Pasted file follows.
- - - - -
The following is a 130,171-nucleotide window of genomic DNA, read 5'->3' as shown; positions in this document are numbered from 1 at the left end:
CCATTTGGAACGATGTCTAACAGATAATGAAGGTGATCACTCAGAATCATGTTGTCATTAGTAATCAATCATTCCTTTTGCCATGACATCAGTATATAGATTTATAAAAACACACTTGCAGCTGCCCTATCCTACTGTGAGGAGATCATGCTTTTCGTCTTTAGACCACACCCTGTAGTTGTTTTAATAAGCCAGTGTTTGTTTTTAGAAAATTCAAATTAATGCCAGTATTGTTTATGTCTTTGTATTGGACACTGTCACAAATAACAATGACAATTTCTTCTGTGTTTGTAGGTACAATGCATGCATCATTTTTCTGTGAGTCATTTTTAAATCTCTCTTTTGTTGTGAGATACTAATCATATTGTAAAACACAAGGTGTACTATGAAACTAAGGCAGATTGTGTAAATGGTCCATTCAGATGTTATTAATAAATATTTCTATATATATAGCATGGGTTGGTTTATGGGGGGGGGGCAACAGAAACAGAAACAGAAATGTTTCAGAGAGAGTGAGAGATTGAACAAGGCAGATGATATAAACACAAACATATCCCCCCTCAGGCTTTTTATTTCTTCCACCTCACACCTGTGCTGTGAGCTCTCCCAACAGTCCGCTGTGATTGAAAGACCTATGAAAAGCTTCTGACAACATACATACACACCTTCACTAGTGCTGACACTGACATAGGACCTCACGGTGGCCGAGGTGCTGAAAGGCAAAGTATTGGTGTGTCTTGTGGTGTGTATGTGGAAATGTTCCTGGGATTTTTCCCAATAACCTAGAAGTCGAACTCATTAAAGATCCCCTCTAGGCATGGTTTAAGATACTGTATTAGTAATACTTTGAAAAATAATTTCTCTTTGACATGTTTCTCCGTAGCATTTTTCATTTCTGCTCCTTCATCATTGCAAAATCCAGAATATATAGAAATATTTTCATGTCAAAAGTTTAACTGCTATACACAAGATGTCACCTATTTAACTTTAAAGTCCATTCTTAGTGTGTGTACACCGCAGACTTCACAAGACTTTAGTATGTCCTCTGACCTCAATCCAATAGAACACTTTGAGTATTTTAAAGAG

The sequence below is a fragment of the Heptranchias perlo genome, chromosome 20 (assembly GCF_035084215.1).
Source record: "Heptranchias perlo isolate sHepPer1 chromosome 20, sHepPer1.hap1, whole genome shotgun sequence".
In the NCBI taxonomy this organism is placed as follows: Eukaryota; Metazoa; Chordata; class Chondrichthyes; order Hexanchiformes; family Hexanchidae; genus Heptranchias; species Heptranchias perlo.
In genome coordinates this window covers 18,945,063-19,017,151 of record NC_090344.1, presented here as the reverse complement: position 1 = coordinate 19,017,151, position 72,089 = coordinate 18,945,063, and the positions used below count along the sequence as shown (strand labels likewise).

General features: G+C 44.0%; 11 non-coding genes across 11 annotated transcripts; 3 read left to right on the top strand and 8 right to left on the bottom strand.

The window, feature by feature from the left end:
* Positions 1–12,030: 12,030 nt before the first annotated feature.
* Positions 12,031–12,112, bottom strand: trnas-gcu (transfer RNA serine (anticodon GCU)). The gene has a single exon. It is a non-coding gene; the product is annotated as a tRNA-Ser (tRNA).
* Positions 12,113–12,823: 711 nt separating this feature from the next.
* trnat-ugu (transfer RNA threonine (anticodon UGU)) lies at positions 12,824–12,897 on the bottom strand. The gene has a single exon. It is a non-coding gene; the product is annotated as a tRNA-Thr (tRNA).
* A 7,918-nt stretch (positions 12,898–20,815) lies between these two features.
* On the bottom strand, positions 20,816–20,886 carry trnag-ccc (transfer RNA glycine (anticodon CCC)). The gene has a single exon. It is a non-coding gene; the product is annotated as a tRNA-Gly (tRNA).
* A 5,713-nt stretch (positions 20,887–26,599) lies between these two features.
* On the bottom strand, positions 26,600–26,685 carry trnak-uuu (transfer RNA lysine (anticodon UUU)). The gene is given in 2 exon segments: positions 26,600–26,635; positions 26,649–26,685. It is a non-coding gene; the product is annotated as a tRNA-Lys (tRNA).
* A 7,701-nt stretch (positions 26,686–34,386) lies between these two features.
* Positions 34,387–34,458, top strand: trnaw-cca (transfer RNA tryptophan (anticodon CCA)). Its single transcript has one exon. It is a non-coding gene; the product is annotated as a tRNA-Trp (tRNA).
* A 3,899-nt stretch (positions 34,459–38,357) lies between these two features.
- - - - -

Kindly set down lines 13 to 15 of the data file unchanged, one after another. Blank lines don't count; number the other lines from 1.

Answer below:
* A 7,918-nt stretch (positions 12,898–20,815) lies between these two features.
* On the bottom strand, positions 20,816–20,886 carry trnag-ccc (transfer RNA glycine (anticodon CCC)). The gene has a single exon. It is a non-coding gene; the product is annotated as a tRNA-Gly (tRNA).
* A 5,713-nt stretch (positions 20,887–26,599) lies between these two features.